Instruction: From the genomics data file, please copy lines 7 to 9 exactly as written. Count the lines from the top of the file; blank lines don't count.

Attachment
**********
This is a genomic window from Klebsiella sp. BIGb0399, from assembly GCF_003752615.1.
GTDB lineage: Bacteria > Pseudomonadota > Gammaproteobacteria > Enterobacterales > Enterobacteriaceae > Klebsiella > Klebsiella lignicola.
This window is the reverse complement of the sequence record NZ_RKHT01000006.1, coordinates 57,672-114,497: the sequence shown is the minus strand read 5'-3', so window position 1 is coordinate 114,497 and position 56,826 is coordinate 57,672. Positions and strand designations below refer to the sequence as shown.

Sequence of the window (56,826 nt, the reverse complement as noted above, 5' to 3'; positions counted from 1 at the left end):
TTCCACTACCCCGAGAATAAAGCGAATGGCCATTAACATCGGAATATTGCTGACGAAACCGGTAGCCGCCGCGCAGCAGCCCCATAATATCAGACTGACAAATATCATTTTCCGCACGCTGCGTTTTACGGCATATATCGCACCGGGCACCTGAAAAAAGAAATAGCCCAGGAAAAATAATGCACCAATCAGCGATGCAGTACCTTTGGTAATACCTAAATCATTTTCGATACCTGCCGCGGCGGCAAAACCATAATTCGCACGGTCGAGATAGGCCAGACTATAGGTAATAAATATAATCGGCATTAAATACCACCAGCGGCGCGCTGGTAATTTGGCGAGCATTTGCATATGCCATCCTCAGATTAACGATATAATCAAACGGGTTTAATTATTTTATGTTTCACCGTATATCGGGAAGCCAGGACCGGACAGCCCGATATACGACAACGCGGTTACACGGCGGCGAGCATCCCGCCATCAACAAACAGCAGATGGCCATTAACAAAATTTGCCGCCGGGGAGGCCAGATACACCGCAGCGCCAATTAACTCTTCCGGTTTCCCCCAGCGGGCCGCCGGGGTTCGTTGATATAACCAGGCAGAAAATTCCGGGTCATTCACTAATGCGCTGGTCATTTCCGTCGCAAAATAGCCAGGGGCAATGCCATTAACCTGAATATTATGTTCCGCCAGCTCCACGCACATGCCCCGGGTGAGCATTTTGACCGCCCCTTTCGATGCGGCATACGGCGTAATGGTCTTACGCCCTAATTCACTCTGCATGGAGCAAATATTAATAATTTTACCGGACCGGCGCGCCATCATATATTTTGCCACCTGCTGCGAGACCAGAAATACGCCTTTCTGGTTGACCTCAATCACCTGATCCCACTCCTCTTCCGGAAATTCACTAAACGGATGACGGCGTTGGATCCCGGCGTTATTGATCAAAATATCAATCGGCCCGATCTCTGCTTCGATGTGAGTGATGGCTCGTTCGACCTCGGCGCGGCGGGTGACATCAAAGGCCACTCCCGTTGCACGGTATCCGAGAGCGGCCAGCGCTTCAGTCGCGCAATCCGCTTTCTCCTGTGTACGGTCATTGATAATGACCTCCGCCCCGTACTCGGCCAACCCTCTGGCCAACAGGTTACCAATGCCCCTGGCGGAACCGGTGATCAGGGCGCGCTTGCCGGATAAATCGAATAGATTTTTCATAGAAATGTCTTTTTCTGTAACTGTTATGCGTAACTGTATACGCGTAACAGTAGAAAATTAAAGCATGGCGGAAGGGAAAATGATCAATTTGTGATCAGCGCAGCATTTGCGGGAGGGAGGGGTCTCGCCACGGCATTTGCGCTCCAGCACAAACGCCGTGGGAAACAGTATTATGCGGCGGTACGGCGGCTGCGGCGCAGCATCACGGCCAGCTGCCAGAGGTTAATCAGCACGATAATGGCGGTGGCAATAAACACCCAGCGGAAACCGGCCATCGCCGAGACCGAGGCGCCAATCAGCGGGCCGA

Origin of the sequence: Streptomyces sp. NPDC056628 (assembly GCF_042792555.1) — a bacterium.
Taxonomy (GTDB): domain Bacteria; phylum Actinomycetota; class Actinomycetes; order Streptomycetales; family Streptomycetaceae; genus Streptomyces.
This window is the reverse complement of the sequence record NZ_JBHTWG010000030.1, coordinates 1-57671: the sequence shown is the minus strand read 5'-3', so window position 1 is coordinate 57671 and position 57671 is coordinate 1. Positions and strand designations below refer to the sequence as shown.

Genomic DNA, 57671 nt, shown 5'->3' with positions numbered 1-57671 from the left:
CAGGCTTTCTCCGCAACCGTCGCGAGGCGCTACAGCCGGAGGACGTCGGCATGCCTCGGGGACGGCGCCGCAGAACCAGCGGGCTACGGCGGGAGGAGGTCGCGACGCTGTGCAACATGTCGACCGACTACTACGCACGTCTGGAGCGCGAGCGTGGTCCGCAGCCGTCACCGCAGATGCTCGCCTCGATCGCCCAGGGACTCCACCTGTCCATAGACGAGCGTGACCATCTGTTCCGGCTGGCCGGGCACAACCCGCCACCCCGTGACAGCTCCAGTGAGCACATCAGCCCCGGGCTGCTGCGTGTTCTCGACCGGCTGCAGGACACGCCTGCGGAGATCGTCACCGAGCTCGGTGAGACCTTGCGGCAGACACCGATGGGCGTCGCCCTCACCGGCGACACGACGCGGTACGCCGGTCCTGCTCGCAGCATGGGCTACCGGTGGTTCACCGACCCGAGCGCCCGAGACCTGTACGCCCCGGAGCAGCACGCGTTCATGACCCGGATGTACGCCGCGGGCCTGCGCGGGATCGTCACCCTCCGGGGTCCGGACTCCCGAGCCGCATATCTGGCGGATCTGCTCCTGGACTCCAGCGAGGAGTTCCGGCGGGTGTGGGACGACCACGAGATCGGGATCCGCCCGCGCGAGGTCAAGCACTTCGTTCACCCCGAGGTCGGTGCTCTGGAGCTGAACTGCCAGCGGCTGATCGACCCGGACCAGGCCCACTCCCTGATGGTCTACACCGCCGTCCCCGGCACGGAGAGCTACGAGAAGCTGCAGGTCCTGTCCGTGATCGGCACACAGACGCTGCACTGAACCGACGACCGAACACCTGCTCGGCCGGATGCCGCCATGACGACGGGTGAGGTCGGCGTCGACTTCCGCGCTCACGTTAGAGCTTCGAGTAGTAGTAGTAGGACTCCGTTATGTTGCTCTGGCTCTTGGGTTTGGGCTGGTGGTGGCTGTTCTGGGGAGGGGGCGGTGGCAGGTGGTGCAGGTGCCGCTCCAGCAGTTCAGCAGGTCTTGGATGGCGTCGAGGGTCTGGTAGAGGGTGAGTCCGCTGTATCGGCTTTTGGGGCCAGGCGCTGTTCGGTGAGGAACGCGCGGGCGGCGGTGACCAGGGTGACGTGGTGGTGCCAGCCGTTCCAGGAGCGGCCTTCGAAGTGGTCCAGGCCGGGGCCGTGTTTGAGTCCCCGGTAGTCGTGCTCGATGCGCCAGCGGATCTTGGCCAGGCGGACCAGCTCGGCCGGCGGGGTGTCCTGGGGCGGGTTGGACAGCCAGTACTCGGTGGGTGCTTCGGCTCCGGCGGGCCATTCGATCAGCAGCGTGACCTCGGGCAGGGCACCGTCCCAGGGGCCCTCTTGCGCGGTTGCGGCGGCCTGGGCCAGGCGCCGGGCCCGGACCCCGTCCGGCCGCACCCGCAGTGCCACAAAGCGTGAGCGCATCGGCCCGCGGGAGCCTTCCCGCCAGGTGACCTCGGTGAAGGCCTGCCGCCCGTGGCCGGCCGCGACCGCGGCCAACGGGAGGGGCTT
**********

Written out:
Taxonomy (GTDB): domain Bacteria; phylum Actinomycetota; class Actinomycetes; order Streptomycetales; family Streptomycetaceae; genus Streptomyces.
This window is the reverse complement of the sequence record NZ_JBHTWG010000030.1, coordinates 1-57671: the sequence shown is the minus strand read 5'-3', so window position 1 is coordinate 57671 and position 57671 is coordinate 1. Positions and strand designations below refer to the sequence as shown.

Genomic DNA, 57671 nt, shown 5'->3' with positions numbered 1-57671 from the left: